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Oil Burner Nozzle Size

In the intricate world of forced combustion air burners, understanding oil burner nozzles is essential for efficient and clean operation. These vital components, when coupled with an oil pump, atomize fuel oil, enabling it to burn effectively. Let’s delve into the complexities of oil burner nozzle sizing, shedding light on their significance and the nuances behind their specifications.

Cracking the Nozzle Code

Nozzle specifications are a numerical language revealing critical information. Consider a nozzle labeled with a .75-GPM rating. This indicates it sprays 0.75 gallons of fuel oil per hour at 100 psi, a standard pressure for residential-style oil burners. The 80-degree spray angle defines the width of the spray pattern. Smaller angles create concentrated patterns, suitable for narrower, shorter burner chambers, while larger angles suit wider chambers.

The letter on the nozzle signifies the spray pattern. Delavan, a prevalent manufacturer, uses designations such as solid (B), hollow (A), and semi-solid (W). A solid nozzle ensures even distribution across the spray pattern, while a hollow one concentrates more oil on the outer ring. Semi-solid strikes a balance between the two. Although W nozzles are considered replacements for both A and B types, using the correct nozzle specified by the manufacturer is crucial for optimal performance.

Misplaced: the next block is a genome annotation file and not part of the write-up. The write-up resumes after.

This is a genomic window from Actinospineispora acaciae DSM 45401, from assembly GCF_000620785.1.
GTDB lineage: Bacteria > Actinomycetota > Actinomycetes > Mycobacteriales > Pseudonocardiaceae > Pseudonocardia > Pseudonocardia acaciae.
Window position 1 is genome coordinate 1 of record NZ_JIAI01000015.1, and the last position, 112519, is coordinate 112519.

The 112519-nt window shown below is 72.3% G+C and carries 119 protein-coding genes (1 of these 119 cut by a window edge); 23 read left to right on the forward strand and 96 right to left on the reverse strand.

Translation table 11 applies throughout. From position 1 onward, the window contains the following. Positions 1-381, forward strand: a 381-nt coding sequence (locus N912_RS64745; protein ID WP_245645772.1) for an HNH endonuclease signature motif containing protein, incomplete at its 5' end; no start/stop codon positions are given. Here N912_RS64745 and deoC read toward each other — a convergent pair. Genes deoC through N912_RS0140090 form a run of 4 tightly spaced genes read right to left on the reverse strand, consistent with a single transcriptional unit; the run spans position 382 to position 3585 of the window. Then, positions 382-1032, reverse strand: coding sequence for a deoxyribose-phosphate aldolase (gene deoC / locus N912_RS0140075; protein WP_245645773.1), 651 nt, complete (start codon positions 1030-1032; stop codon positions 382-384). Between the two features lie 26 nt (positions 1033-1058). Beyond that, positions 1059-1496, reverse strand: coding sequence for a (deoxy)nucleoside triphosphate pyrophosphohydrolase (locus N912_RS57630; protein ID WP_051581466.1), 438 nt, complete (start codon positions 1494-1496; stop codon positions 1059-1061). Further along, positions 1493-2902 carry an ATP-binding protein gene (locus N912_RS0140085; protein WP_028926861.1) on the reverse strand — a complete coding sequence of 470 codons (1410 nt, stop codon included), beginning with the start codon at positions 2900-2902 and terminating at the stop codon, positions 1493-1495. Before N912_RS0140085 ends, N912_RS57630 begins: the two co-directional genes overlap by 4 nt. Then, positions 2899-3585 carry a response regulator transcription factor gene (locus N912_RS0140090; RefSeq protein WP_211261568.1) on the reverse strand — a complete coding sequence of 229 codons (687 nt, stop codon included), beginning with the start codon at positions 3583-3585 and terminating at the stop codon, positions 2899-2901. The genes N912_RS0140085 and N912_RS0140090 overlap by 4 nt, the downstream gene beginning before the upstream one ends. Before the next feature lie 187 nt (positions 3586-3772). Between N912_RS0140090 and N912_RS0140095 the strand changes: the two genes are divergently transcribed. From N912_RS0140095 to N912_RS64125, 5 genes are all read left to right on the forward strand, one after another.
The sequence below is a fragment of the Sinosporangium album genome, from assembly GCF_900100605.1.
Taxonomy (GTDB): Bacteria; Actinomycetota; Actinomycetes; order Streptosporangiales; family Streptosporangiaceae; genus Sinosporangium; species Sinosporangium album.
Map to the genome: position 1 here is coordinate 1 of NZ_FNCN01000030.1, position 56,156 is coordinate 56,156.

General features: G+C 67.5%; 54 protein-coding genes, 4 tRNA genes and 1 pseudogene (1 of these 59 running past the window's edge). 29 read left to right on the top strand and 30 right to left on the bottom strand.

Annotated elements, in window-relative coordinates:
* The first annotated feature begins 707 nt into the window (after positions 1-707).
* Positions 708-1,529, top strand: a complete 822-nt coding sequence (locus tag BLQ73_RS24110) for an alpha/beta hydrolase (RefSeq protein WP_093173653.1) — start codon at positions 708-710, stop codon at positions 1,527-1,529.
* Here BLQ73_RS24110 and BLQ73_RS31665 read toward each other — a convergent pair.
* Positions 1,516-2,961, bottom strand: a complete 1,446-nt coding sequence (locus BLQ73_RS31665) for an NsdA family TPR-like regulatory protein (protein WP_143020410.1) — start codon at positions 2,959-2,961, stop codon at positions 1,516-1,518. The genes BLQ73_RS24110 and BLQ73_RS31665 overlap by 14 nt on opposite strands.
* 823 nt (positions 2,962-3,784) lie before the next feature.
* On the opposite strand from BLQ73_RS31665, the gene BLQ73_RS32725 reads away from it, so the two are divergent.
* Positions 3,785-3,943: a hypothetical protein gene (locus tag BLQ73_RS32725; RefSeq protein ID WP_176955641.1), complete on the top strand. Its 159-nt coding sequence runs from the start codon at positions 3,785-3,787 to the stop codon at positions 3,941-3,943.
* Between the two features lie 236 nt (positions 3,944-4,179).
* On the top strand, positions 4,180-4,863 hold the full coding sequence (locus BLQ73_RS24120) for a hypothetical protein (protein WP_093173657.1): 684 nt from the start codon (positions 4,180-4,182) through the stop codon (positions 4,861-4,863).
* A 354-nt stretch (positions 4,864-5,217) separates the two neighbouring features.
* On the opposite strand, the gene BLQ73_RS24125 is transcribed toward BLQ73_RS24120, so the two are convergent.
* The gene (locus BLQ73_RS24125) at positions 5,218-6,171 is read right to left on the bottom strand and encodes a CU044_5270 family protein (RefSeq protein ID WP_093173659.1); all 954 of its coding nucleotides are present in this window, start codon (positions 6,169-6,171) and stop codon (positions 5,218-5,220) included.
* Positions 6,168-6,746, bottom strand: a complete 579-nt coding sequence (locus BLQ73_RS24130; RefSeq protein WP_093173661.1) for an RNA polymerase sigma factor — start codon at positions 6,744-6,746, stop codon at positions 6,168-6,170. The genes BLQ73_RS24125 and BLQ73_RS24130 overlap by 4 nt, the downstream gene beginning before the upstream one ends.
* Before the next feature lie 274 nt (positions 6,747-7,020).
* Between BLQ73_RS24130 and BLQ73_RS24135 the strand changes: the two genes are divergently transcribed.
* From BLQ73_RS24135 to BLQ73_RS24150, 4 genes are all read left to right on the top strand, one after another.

Internal Anatomy

Inside the nozzle, a particle filter comprising thousands of bronze pellets filters the fuel, preventing clogs. A slotted distributor, spun by fuel pressure, increases the oil’s velocity within the nozzle. As the oil passes through a small hole/tube in the nozzle head, rapid pressure decrease causes the fuel to vaporize. This vaporized fuel, upon exiting the nozzle, mixes with air at the burner head and ignites.

Optimizing Efficiency and Nozzle Selection

Nozzle flow is measured in GPH @ 100 psi pressure. Given that one gallon of #2 fuel oil contains approximately 140,000 BTUs, a 1-GPM nozzle at 100 psi equates to a 140,000 BTU burner input. However, if you need a 1-GPM nozzle but only have a .75-GPM nozzle, increasing pump pressure above 100 psi enables the same fuel input with a smaller nozzle.

Understanding the intricacies of oil burner nozzle sizing is paramount for professionals working with combustion air burners. Armed with this knowledge, individuals can make informed choices, ensuring optimal burner performance, energy efficiency, and safety in various applications. Sharing this expertise enhances the industry’s collective knowledge, fostering a community of skilled professionals.

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